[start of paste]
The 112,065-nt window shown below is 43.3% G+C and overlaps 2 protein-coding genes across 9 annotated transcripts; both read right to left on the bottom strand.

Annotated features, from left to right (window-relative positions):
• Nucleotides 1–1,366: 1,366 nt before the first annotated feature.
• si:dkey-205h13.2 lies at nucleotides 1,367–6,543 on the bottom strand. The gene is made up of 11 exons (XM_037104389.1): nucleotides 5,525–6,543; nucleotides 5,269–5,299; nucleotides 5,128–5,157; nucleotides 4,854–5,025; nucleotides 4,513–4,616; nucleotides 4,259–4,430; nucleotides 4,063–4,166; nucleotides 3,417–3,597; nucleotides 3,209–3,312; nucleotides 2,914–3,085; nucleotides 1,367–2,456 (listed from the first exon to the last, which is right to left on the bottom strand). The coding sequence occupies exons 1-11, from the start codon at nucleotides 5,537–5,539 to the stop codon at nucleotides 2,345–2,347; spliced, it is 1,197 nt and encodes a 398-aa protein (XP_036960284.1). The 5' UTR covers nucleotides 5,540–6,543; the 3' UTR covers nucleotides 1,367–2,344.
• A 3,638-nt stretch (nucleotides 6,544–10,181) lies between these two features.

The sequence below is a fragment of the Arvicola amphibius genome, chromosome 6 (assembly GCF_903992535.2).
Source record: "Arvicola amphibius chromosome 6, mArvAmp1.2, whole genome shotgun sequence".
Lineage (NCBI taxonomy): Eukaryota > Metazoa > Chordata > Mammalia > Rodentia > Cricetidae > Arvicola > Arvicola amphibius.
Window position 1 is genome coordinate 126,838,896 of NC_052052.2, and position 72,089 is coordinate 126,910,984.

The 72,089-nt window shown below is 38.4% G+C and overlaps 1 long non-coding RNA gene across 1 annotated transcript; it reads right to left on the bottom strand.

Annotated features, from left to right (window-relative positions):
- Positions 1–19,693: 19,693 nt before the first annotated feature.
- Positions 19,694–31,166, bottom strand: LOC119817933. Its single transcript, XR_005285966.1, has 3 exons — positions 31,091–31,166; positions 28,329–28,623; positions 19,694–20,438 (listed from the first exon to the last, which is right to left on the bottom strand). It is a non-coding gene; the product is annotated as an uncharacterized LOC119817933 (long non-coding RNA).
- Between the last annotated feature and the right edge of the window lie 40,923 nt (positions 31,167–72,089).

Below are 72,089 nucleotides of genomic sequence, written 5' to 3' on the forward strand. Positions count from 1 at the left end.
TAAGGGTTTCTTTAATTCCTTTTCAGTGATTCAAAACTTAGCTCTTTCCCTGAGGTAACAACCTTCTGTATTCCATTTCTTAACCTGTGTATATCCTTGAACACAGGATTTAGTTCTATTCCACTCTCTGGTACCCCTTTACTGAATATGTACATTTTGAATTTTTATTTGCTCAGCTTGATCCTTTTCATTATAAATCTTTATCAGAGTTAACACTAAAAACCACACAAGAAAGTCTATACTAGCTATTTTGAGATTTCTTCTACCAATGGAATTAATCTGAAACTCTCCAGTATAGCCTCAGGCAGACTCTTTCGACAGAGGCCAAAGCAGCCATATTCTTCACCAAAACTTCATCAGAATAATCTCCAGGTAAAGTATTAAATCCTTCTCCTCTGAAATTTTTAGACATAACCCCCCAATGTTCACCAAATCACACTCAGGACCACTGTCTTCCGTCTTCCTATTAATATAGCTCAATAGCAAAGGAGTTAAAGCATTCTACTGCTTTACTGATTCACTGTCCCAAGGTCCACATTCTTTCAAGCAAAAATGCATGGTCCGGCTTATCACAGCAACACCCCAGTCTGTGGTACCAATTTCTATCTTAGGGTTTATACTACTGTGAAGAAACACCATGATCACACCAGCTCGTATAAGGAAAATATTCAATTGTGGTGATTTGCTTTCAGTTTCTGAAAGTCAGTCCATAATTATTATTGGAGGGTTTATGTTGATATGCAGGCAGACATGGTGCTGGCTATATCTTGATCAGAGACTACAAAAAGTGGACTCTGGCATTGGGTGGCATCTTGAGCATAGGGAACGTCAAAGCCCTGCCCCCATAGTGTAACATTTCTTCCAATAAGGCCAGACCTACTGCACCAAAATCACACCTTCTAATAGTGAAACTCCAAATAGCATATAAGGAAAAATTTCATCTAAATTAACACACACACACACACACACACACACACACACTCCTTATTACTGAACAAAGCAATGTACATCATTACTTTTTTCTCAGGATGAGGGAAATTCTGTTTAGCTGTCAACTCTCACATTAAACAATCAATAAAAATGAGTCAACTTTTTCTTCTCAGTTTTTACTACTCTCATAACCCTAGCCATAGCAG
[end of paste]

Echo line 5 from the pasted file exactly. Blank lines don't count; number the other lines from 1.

• A 3,638-nt stretch (nucleotides 6,544–10,181) lies between these two features.